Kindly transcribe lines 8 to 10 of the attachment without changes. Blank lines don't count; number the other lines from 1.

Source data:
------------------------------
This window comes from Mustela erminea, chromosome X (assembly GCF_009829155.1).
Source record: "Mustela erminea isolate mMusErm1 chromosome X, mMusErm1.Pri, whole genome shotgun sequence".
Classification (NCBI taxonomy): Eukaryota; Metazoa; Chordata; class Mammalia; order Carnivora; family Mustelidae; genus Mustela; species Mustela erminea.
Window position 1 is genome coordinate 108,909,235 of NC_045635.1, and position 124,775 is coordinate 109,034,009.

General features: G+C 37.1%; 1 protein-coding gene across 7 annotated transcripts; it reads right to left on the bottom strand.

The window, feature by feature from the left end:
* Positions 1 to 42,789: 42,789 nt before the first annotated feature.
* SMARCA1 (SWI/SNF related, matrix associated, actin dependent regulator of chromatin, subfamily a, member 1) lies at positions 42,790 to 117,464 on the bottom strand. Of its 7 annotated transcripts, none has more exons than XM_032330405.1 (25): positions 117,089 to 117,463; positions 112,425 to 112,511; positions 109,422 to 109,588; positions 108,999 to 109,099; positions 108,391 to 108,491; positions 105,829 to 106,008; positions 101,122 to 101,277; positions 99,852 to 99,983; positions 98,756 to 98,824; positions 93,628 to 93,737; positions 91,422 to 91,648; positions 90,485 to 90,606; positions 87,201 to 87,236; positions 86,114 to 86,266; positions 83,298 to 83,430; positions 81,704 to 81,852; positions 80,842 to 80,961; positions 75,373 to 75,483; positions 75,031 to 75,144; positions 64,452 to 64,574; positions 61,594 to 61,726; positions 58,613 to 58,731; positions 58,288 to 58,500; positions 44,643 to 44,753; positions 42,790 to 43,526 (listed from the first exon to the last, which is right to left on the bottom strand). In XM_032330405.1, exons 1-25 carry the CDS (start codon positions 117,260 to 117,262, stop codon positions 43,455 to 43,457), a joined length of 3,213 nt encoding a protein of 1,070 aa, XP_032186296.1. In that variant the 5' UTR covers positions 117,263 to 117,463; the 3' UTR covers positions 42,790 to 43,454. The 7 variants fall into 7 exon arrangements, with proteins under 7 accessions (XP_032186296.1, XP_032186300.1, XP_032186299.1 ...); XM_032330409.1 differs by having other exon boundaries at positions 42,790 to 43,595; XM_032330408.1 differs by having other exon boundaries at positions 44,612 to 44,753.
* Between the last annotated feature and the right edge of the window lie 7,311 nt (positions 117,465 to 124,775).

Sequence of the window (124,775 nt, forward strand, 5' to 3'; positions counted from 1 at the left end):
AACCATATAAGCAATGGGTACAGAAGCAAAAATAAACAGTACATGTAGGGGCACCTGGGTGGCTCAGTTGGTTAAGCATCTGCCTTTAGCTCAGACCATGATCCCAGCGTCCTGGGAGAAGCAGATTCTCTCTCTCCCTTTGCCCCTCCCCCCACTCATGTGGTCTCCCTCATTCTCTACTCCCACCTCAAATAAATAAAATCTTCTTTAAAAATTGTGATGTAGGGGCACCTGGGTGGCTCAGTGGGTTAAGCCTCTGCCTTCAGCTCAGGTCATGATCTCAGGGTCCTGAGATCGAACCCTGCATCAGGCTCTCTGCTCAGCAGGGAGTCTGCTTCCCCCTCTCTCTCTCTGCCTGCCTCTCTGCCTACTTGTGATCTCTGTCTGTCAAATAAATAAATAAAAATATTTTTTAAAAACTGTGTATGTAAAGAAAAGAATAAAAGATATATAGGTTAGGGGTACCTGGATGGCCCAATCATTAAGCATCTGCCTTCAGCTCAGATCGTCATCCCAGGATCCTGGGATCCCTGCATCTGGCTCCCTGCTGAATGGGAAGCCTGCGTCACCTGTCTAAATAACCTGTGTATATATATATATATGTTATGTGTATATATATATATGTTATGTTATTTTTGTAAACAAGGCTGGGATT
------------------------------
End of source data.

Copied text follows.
* SMARCA1 (SWI/SNF related, matrix associated, actin dependent regulator of chromatin, subfamily a, member 1) lies at positions 42,790 to 117,464 on the bottom strand. Of its 7 annotated transcripts, none has more exons than XM_032330405.1 (25): positions 117,089 to 117,463; positions 112,425 to 112,511; positions 109,422 to 109,588; positions 108,999 to 109,099; positions 108,391 to 108,491; positions 105,829 to 106,008; positions 101,122 to 101,277; positions 99,852 to 99,983; positions 98,756 to 98,824; positions 93,628 to 93,737; positions 91,422 to 91,648; positions 90,485 to 90,606; positions 87,201 to 87,236; positions 86,114 to 86,266; positions 83,298 to 83,430; positions 81,704 to 81,852; positions 80,842 to 80,961; positions 75,373 to 75,483; positions 75,031 to 75,144; positions 64,452 to 64,574; positions 61,594 to 61,726; positions 58,613 to 58,731; positions 58,288 to 58,500; positions 44,643 to 44,753; positions 42,790 to 43,526 (listed from the first exon to the last, which is right to left on the bottom strand). In XM_032330405.1, exons 1-25 carry the CDS (start codon positions 117,260 to 117,262, stop codon positions 43,455 to 43,457), a joined length of 3,213 nt encoding a protein of 1,070 aa, XP_032186296.1. In that variant the 5' UTR covers positions 117,263 to 117,463; the 3' UTR covers positions 42,790 to 43,454. The 7 variants fall into 7 exon arrangements, with proteins under 7 accessions (XP_032186296.1, XP_032186300.1, XP_032186299.1 ...); XM_032330409.1 differs by having other exon boundaries at positions 42,790 to 43,595; XM_032330408.1 differs by having other exon boundaries at positions 44,612 to 44,753.
* Between the last annotated feature and the right edge of the window lie 7,311 nt (positions 117,465 to 124,775).

Sequence of the window (124,775 nt, forward strand, 5' to 3'; positions counted from 1 at the left end):